November 21, 2012 | Education
Woman of the Week: Carolyn Miles
Woman of the Week Carolyn Miles is the President and CEO of Save the Children, an organization that creates change in the lives of children in the United States and 120 countries around the world. After joining the organization in 1998 and serving as its Chief Operating Officer, Carolyn became the first woman to head Save the Children in September 2011.
Carolyn is a member of the Board of Directors of Blackbaud, a major supplier of nonprofit software, and is the chair of the Nominations/Governance Committee. In addition, she serves on the Board of the University of Virgina’s Darden School of Business, where she received her MBA.
After initially working in the private sector, Carolyn brought her entrepreneurial spirit to Save the Children to provide the world’s children with better opportunities in life. Carolyn talks with the Women in the World Foundation about how her career developed over time, how girls need access to education, and how social media helps Save the Children.
After starting your career in business, how did you end up working at Save the Children?
I took an unusual path to Save the Children. In my childhood, I lived in a suburb of Pittsburgh in a distinctly family-oriented place. Family matters a lot there, and several of my childhood friends never left. Growing up in this environment gave me a great sense of how important it is for children to have a loving presence in their lives.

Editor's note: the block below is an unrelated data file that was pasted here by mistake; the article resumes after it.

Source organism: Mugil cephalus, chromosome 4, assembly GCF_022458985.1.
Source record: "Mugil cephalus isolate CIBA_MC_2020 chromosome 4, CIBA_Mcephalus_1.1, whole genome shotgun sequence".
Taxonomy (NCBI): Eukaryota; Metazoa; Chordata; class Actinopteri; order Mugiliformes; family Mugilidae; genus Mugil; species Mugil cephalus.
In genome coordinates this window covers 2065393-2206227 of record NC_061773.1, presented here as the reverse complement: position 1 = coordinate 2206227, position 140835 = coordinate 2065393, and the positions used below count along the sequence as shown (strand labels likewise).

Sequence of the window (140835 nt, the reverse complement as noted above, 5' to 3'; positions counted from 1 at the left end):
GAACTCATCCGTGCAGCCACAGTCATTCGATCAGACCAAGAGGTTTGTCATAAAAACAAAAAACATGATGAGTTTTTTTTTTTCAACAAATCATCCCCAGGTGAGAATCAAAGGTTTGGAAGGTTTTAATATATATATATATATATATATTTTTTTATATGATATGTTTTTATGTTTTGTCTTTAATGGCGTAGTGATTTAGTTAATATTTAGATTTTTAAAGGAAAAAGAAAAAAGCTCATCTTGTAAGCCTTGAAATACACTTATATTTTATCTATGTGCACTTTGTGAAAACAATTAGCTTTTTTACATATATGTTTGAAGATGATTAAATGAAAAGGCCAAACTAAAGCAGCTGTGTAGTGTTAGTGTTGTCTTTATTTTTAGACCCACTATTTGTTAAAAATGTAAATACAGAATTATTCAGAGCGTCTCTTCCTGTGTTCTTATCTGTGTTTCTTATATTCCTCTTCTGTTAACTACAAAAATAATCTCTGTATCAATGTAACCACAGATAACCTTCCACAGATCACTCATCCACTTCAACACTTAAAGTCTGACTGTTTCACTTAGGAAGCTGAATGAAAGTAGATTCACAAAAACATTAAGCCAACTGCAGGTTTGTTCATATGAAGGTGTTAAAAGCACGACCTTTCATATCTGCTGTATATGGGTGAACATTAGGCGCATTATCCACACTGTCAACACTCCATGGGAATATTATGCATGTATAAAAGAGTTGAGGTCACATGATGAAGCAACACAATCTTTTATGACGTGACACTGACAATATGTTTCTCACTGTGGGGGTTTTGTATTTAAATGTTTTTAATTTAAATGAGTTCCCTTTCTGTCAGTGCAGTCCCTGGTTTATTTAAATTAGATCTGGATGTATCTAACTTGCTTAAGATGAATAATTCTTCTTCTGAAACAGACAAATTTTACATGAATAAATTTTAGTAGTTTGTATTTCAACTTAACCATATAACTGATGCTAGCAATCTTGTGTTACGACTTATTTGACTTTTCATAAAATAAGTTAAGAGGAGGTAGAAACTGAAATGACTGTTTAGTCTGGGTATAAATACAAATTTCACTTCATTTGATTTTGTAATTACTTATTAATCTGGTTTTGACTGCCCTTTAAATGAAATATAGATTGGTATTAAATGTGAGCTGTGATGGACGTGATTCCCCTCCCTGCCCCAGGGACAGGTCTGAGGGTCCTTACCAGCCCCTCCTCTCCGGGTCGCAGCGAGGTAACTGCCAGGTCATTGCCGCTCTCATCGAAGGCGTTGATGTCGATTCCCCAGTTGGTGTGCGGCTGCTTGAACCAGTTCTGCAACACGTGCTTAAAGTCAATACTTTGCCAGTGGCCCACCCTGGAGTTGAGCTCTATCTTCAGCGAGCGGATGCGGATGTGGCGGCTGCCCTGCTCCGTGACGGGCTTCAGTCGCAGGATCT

As an undergrad at Bucknell, I studied Animal Behavior, which gave me insight into human behaviour as well, and graduated from University of Virginia’s Darden School of Business in Charlottesville. I went on to work for American Express, first in New York and later in Asia. I then focused on entrepreneurship, launching a chain of retail coffee shops across Asia. But while I was living in Asia with my husband and our first two children, we did a lot of traveling—and I was constantly struck by the stark contrast between the opportunities my boys would have and the likely future of the poor children I met in Asian countries. It simply wasn’t fair that an accident of birth meant they would have to fight so hard to access basic things like food, education and security—things that every child should have. That’s when I decided to turn my focus on what I could do to contribute to a better world for all kids, not just my own.
Who are some women who have really influenced or inspired you?
There are a lot of inspiring women in my field but I do find the woman who founded Save the Children, Eglantyne Jebb, to be inspirational to me. She believed children had rights, at a time even before she had the right to vote. She was a visionary – and by the sound of her story, she was probably considered a little crazy as well!
In addition, I hugely admire Hillary Clinton—not just because she manages a demanding job and schedule with integrity, grace and incredible stamina, but because she keeps the human factor front-and-center in everything she does. She has been an outstanding champion for women’s rights and eloquently conveys the message that women are key drivers of a country’s development and progress. A strong woman like Secretary Clinton is not only a role model for those of us working to improve the world on a global scale, but for every woman who is fighting to build a better future for the generations of women who will come after her. It’s a legacy she will leave long after she quits public office.